washingtonpost.com

Networking the Systematic Way

By Lynn Friedman, Ph.D.
Special to washingtonpost.com
Thursday, March 13, 2003; 2:47 PM

You have written a description of your ideal job. You know exactly what kind of job you want. How do you go about finding and securing that dream job? You can employ a highly effective form of networking. If you are still in school you can undertake this effort under the auspices of your major department. You may even be able to do it for academic credit.

To illustrate the method, I have used the example of someone who is seeking a teaching job. However, it is important to recognize that the method is applicable to nearly any profession.


Your primary goal is to obtain visibility in the schools (or settings) that you find most desirable.
• Make a list of those schools. Ideally, you should list 30 schools. Obtain the names of the principals and teachers in these schools.
• Next, identify something that you do really well that is unique and interesting. For example, if you wanted to be an art teacher, you might identify some type of interesting art that you like to do. Perhaps you weave and make your own looms. Or, if you are a history major, perhaps you are particularly interested in and knowledgeable about a particular period of history.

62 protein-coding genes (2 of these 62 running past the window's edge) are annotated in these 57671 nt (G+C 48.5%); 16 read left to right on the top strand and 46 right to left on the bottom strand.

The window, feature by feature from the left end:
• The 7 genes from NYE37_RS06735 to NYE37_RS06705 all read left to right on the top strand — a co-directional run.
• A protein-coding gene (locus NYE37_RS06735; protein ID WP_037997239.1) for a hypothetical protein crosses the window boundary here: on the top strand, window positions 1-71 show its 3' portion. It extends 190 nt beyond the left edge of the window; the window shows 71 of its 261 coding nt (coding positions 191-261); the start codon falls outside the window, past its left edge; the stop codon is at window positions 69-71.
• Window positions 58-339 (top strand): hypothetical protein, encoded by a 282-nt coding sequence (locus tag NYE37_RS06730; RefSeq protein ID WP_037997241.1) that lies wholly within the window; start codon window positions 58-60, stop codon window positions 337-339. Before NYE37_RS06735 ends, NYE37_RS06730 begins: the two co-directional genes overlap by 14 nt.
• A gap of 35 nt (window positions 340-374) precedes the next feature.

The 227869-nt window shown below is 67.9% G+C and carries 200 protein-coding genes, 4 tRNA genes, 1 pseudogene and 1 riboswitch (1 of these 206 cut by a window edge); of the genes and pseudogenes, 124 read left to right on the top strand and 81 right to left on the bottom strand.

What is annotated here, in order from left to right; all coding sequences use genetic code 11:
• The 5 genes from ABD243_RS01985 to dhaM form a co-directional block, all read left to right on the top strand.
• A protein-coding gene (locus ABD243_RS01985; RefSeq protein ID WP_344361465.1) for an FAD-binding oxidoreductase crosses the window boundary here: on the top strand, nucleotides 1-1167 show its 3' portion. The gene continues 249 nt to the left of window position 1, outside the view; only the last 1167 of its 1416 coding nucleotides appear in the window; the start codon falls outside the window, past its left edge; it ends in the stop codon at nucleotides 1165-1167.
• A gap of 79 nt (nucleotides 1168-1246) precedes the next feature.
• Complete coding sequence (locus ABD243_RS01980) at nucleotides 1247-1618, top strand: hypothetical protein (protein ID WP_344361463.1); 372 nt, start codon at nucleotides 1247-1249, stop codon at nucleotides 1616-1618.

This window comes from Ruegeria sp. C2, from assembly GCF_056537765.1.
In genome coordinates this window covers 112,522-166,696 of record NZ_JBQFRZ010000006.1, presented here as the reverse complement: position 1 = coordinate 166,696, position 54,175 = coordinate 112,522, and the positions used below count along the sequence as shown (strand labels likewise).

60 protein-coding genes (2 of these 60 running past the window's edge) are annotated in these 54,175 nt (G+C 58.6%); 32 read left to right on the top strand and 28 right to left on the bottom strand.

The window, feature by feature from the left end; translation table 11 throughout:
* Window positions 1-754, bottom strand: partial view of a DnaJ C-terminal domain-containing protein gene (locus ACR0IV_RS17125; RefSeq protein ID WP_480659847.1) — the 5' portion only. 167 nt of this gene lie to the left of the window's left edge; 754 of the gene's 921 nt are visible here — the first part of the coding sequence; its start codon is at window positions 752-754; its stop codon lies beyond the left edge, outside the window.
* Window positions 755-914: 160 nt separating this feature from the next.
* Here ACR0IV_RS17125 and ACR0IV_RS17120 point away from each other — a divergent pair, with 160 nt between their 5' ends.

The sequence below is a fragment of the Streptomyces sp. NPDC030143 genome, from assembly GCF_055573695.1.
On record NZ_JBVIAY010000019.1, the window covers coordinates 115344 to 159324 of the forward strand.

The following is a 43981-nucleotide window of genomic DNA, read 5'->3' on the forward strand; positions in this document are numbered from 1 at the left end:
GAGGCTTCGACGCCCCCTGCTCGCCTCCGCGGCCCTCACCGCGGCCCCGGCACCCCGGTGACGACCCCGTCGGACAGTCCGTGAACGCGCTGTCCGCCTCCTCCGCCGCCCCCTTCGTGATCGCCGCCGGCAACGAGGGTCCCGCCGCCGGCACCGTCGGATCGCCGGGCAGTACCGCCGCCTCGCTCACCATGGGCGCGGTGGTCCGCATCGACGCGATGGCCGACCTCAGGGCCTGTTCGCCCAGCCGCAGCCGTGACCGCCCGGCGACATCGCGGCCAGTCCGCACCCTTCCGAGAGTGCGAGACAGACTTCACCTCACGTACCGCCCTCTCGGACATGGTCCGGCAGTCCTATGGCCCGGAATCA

• Then, create a 30-45 minute presentation about this subject and present it to the students in the schools that you have identified. Practice it on your friends. Refine it. Make it fascinating. Many people get stymied at this step because they become so anxious that they forget their interests. It is perfectly reasonable to attach yourself to an existing program, such as Habitat for Humanity or the Special Olympics. Just be sure to pick a program that is related to the area in which you want to teach. During your presentation, be sure to tell the students, if they are interested, how they might get involved.
• Now you are ready to send a well-written letter to the principal of the school offering, free of charge, to do this presentation, in an art class or at an assembly.
• Then, call to follow-up on your letter. Tell the principal that you would be very interested in spending 10-15 minutes with him/her before or after the presentation in order to learn more about the school and/or to obtain feedback about what went well and what warranted further improvement.
• Give your talk.
• If they liked your talk, ask them if they can think of any other school/class in the area where it might be of interest. Ask them whom you should contact. Ask if you can use their name.
• Be sure to mention that your ultimate goal in the year 2001 is to obtain a teaching job in the _______ (name of geographic) area.
• After the presentation, thank everyone who helped you -- the principal, teachers and secretary. When you get home, write each of them a thank you note.
• Each month do a follow-up with the teachers and principal. If you see an interesting article on your topic, send it to them with a brief note. Also, if you are only a junior, make it clear to them that you are willing and eager to return next year to speak to the new crop.
• In April if you are a senior, or in the fall if you are a junior, call the teacher/principal and tell them that you are beginning your job search in the _________ (geographic) area. Ask them if you can meet with them for a half an hour to seek their advice about how to obtain a teaching position. Voila! Now you have 30 principals/teachers, who know how terrific you are and are looking out for you.


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